Hollow-core units are frequently used to form floors in multi-storey buildings as they are economic, have good sound and thermal properties and long spans can be achieved economically. The poor performance of buildings with hollow-core floors, backed up by the premature failure of a floor in a structural test, has demonstrated the vulnerability of these buildings.
Hollow-core flooring units, as described in the technical literature, are intended to be used as simply supported members. However, in construction continuity is often established between the units and supporting structure by the addition of insitu topping concrete and reinforcement. This change in structural form can result in negative moments and axial forces being induced in the floor by gravity loads, wind and seismic actions. Vertical seismic ground motion in particular can make a significant contribution to negative moments induced in the floor. It is shown that, with the detailing in common use prior to the release of the Structural Concrete Standard, NZS 3101-2006, there is a potential for brittle negative moment failure to occur under seismic conditions. Analytical work indicates that under some conditions a diagonal tension (shear) failure may also occur. As the failure of a floor may lead to progressive collapse it is important that these two aspects are considered along with a number of other potential failure modes in the retrofit or design of buildings.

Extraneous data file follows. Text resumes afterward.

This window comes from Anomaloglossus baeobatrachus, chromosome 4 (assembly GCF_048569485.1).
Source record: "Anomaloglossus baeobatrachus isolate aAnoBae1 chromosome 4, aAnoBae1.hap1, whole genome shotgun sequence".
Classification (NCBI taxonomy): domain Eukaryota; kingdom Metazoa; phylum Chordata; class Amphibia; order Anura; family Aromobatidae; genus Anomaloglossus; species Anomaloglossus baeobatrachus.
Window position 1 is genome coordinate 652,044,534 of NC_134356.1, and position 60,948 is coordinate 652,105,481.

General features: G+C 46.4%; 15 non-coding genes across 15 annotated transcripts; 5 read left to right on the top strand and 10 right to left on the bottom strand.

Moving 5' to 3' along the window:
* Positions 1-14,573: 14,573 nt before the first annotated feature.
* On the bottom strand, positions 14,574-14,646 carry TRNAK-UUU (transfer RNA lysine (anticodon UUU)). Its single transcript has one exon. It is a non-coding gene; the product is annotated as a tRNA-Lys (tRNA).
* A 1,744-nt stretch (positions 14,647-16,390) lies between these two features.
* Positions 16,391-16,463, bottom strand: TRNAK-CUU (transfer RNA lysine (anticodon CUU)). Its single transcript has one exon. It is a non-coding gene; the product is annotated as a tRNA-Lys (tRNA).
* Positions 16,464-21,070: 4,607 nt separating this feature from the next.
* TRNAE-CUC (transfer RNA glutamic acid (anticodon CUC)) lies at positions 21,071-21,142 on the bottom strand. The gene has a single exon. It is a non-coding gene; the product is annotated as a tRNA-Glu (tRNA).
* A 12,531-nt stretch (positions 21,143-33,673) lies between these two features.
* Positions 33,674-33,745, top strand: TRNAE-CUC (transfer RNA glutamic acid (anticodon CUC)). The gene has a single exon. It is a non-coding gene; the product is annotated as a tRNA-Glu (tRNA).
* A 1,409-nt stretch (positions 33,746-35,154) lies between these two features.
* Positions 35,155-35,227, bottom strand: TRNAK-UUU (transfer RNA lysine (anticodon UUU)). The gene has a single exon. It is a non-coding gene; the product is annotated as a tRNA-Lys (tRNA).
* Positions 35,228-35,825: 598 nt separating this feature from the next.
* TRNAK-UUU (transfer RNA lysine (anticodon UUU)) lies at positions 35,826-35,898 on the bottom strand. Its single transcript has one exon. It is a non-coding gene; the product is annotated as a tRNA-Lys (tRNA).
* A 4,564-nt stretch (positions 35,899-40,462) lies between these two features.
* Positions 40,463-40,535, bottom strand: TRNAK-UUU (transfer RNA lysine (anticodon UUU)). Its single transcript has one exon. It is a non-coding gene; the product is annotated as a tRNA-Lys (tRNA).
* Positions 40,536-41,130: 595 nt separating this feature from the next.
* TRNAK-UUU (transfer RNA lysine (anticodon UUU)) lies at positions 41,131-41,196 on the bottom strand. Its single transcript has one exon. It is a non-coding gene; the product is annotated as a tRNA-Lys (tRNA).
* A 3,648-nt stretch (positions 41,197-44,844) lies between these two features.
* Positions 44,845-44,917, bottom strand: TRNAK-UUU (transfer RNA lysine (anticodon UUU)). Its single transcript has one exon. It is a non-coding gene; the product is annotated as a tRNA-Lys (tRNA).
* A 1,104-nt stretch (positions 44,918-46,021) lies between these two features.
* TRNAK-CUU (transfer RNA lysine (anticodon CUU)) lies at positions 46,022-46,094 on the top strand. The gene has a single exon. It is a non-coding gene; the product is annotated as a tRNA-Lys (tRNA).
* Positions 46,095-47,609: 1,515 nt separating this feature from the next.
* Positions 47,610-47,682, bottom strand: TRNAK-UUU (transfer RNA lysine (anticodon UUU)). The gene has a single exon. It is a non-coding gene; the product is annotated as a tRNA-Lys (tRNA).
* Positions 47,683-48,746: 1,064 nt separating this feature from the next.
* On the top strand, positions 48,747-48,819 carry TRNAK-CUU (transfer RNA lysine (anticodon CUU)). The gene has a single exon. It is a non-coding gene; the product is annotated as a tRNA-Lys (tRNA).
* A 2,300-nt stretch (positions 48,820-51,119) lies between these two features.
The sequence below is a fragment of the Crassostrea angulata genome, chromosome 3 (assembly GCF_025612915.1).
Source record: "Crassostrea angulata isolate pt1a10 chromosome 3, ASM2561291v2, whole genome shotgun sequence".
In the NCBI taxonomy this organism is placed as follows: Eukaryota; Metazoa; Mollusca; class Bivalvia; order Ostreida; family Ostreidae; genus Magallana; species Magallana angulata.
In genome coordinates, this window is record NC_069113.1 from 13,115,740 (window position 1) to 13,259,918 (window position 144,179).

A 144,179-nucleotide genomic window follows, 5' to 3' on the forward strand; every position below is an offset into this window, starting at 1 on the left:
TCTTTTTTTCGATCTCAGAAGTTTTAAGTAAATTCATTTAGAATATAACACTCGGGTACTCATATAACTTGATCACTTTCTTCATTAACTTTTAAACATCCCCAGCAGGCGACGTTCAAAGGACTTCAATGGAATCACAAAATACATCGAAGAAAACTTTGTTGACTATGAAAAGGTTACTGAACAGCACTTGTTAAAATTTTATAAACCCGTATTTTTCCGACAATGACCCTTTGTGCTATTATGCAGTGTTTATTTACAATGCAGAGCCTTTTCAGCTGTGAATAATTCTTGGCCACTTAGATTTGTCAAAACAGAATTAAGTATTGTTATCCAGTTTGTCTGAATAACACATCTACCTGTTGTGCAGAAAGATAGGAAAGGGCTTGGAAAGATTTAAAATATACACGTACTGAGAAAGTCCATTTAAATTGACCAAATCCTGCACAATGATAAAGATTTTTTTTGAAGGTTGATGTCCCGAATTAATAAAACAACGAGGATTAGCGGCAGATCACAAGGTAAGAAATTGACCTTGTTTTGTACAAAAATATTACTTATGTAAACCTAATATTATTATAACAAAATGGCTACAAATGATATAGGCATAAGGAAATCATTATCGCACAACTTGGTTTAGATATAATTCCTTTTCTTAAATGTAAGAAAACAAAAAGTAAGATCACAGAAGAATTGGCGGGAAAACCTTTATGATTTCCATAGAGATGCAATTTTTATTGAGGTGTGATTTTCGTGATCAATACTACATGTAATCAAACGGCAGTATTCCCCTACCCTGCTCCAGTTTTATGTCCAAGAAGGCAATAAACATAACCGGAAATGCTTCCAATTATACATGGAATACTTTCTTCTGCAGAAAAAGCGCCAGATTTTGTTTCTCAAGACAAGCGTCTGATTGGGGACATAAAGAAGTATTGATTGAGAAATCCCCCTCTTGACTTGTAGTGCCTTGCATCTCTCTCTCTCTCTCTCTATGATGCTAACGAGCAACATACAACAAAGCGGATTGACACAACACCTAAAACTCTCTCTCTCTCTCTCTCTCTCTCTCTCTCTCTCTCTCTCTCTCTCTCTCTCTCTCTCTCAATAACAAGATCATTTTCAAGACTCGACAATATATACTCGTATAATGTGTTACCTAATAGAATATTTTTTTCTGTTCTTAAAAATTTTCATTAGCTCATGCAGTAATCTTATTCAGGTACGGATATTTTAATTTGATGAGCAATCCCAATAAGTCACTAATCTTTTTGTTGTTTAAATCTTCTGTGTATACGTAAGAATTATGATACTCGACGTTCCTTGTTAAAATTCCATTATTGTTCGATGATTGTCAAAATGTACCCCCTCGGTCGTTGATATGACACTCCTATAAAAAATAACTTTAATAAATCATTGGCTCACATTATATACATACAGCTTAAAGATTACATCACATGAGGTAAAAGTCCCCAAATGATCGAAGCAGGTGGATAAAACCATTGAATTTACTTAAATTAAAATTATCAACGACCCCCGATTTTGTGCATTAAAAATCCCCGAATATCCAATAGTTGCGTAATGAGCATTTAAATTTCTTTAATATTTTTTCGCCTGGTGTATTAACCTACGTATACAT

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The other issue with hollow core structure is the lack of anchor options capable of securing into this type of concrete structure. The options are to anchor into the web between the hollow cores which gives limited concrete embedment depth because of the steel tendon running through the web or you anchor into the hollow core itself. This process required a mechanical anchor to be epoxied into the concrete which is very time consuming.